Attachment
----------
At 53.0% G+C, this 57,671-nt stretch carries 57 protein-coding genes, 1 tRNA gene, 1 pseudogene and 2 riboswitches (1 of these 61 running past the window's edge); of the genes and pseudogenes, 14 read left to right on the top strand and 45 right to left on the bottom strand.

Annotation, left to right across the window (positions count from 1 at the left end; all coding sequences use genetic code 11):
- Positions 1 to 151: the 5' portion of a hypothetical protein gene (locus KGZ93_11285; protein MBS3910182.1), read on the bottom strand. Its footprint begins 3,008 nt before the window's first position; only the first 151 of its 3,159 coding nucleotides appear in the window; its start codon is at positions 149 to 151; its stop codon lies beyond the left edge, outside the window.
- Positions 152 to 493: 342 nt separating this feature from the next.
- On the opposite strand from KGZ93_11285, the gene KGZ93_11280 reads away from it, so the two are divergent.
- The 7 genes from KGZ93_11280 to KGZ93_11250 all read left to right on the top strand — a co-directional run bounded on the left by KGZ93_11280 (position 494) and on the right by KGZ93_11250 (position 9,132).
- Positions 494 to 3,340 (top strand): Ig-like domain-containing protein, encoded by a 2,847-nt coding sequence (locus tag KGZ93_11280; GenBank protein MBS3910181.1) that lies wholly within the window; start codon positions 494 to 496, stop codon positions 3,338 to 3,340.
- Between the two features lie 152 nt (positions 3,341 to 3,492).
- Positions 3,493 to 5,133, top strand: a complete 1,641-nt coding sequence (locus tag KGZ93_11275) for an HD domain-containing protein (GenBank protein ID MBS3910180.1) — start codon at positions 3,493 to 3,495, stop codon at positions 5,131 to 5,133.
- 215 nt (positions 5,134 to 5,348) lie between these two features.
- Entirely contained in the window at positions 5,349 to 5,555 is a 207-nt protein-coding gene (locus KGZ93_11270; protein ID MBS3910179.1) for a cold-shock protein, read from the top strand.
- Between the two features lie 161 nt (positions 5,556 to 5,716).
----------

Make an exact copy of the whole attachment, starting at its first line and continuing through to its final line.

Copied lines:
At 53.0% G+C, this 57,671-nt stretch carries 57 protein-coding genes, 1 tRNA gene, 1 pseudogene and 2 riboswitches (1 of these 61 running past the window's edge); of the genes and pseudogenes, 14 read left to right on the top strand and 45 right to left on the bottom strand.

Annotation, left to right across the window (positions count from 1 at the left end; all coding sequences use genetic code 11):
- Positions 1 to 151: the 5' portion of a hypothetical protein gene (locus KGZ93_11285; protein MBS3910182.1), read on the bottom strand. Its footprint begins 3,008 nt before the window's first position; only the first 151 of its 3,159 coding nucleotides appear in the window; its start codon is at positions 149 to 151; its stop codon lies beyond the left edge, outside the window.
- Positions 152 to 493: 342 nt separating this feature from the next.
- On the opposite strand from KGZ93_11285, the gene KGZ93_11280 reads away from it, so the two are divergent.
- The 7 genes from KGZ93_11280 to KGZ93_11250 all read left to right on the top strand — a co-directional run bounded on the left by KGZ93_11280 (position 494) and on the right by KGZ93_11250 (position 9,132).
- Positions 494 to 3,340 (top strand): Ig-like domain-containing protein, encoded by a 2,847-nt coding sequence (locus tag KGZ93_11280; GenBank protein MBS3910181.1) that lies wholly within the window; start codon positions 494 to 496, stop codon positions 3,338 to 3,340.
- Between the two features lie 152 nt (positions 3,341 to 3,492).
- Positions 3,493 to 5,133, top strand: a complete 1,641-nt coding sequence (locus tag KGZ93_11275) for an HD domain-containing protein (GenBank protein ID MBS3910180.1) — start codon at positions 3,493 to 3,495, stop codon at positions 5,131 to 5,133.
- 215 nt (positions 5,134 to 5,348) lie between these two features.
- Entirely contained in the window at positions 5,349 to 5,555 is a 207-nt protein-coding gene (locus KGZ93_11270; protein ID MBS3910179.1) for a cold-shock protein, read from the top strand.
- Between the two features lie 161 nt (positions 5,556 to 5,716).